431. 431.
    Li XZ, Zhang L, Poole K. Interplay between the MexA-MexB-OprM multidrug efflux system and the outer membrane barrier in the multiple antibiotic resistance of Pseudomonasaeruginosa. J Antimicrob Chemother 2000 Apr; 45(4): 433–6PubMedCrossRefGoogle Scholar
  432. 432.
    Plesiat P, Aires JR, Godard C, et al. Use of steroids to monitor alterations in the outer membrane of Pseudomonasaeruginosa. J Bacteriol 1997 Nov; 179(22): 7004–10PubMedGoogle Scholar
  433. 433.
    Germ M, Yoshihara E, Yoneyama H, et al. Interplay between the efflux pump and the outer membrane permeability barrier in fluorescent dye accumulation in Pseudomonasaeruginosa. Biochem Biophys Res Commun 1999 Aug 2; 261(2): 452–5PubMedCrossRefGoogle Scholar
  434. 434.
    Livermore DM. Multiple mechanisms of antimicrobial resistance in Pseudomonasaeruginosa:our worst nightmare? Clin Infect Dis 2002 Mar 1; 34(5): 634–40PubMedCrossRefGoogle Scholar
  435. 435.
    Lakaye B, Dubus A, Lepage S, et al. When drug inactivation renders the target irrelevant to antibiotic resistance: a case story with β-lactams. Mol Microbiol 1999 Jan; 31(1): 89–101PubMedCrossRefGoogle Scholar
  436. 436.
    Nakae T, Nakajima A, Ono T, et al. Resistance to β-lactam antibiotics in Pseudomonasaeruginosadue to interplay between the MexAB-OprM efflux pump and β-lactamase. Antimicrob Agents Chemother 1999 May; 43(5): 1301–3PubMedGoogle Scholar
  437. 437.
    Masuda N, Gotoh N, Ishii C, et al. Interplay between chromosomal β-lactamase and the MexAB-OprM efflux system in intrinsic resistance to β-lactams in Pseudomonasaeruginosa. Antimicrob Agents Chemother 1999 Feb; 43(2): 400–2PubMedGoogle Scholar
  438. 438.
    Srikumar R, Tsang E, Poole K. Contribution of the MexAB-OprM multidrug efflux system to the β-lactam resistance of penicillin-binding protein and β-lactamase-derepressed mutants of Pseudomonasaeruginosa. J Antimicrob Chemother 1999 Oct; 44(4): 537–40PubMedCrossRefGoogle Scholar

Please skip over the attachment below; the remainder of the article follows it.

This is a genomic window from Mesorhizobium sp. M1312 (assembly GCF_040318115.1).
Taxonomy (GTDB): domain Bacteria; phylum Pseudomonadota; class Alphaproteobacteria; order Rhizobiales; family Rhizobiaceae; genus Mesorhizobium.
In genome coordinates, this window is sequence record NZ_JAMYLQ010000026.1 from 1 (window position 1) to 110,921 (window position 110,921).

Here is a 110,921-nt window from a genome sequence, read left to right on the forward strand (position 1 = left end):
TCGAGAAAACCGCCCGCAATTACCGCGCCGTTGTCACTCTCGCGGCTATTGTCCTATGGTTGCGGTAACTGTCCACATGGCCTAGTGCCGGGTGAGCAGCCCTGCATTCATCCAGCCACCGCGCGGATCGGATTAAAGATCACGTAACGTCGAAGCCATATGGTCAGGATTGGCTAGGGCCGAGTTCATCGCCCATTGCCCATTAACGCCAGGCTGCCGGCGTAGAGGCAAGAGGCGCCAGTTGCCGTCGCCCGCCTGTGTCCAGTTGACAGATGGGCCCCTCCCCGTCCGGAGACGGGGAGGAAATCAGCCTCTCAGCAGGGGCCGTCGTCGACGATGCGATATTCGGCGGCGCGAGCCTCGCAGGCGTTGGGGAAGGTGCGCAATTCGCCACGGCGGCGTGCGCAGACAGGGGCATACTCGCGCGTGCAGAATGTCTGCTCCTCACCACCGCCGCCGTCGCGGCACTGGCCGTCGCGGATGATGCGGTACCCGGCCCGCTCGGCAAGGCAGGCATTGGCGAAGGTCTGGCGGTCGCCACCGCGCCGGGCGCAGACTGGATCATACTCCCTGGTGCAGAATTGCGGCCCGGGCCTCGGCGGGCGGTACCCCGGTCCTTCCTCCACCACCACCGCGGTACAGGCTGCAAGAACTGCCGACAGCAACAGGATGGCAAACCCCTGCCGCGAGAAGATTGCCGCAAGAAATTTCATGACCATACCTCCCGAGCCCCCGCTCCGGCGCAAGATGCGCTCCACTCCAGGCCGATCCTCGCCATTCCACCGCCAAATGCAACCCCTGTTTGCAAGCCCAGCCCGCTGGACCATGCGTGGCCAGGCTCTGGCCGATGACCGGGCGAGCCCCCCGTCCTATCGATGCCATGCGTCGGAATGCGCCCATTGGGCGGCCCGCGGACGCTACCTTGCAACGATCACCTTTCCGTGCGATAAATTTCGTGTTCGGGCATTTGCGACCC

439. 439.
    Li XZ, Zhamg L, McKay GA, et al. Role of the acetyltransferase AAC(6')-Iz modifying enzyme in aminoglycoside resistance in Stenotrophomonasmaltophilia. J Antimicrob Chemother 2003; 51(4): 803–11PubMedCrossRefGoogle Scholar
  440. 440.
    Kaatz GW, Seo SM. Mechanisms of fluoroquinolone resistance in genetically related strains of Staphylococcusaureus. Antimicrob Agents Chemother 1997 Dec; 41(12): 2733–7PubMedGoogle Scholar
  441. 441.
    Nakajima A, Sugimoto Y, Yoneyama H, et al. High-level fluoroquinolone resistance in Pseudomonasaeruginosadue to interplay of the MexAB-OprM efflux pump and the DNA gyrase mutation. Microbiol Immunol 2002; 46(6): 391–5PubMedGoogle Scholar
  442. 442.
    Veal WL, Nicholas RA, Shafer WM. Overexpression of the MtrC-MtrD-MtrE efflux pump due to an mtrRmutation is required for chromosomally mediated penicillin resistance in Neisseriagonorrkoeae. J Bacteriol 2002 Oct; 184(20): 5619–24PubMedCrossRefGoogle Scholar
  443. 443.
    Maiti SN, Phillips OA, Micetich RG, et al. Beta-lactamase inhibitors: agents to overcome bacterial resistance. Curr Med Chem 1998 Dec; 5(6): 441–56PubMedGoogle Scholar
  444. 444.
    Chopra I. New developments in tetracycline antibiotics: glycylcyclines and tetracycline efflux pump inhibitors. Drug Resist Updat 2002 Aug 6; 5 (3–4): 119CrossRefGoogle Scholar
  445. 445.
    Nelson ML, Levy SB. Reversal of tetracycline resistance mediated by different bacterial tetracycline resistance determinants by an inhibitor of the Tet(B) antiport protein. Antimicrob Agents Chemother 1999 Jul; 43(7): 1719–24PubMedGoogle Scholar
  446. 446.
    Nelson ML, Park BH, Levy SB. Molecular requirements for the inhibition of the tetracycline antiport protein and the effect of potent inhibitors on the growth of tetracycline-resistant bacteria. J Med Chem 1994 Apr 29; 37(9): 1355–61PubMedCrossRefGoogle Scholar
  447. 447.
    Rothstein DM, McGlynn M, Bernan V, et al. Detection of tetracyclines and efflux pump inhibitors. Antimicrob Agents Chemother 1993 Aug; 37(8): 1624–9PubMedCrossRefGoogle Scholar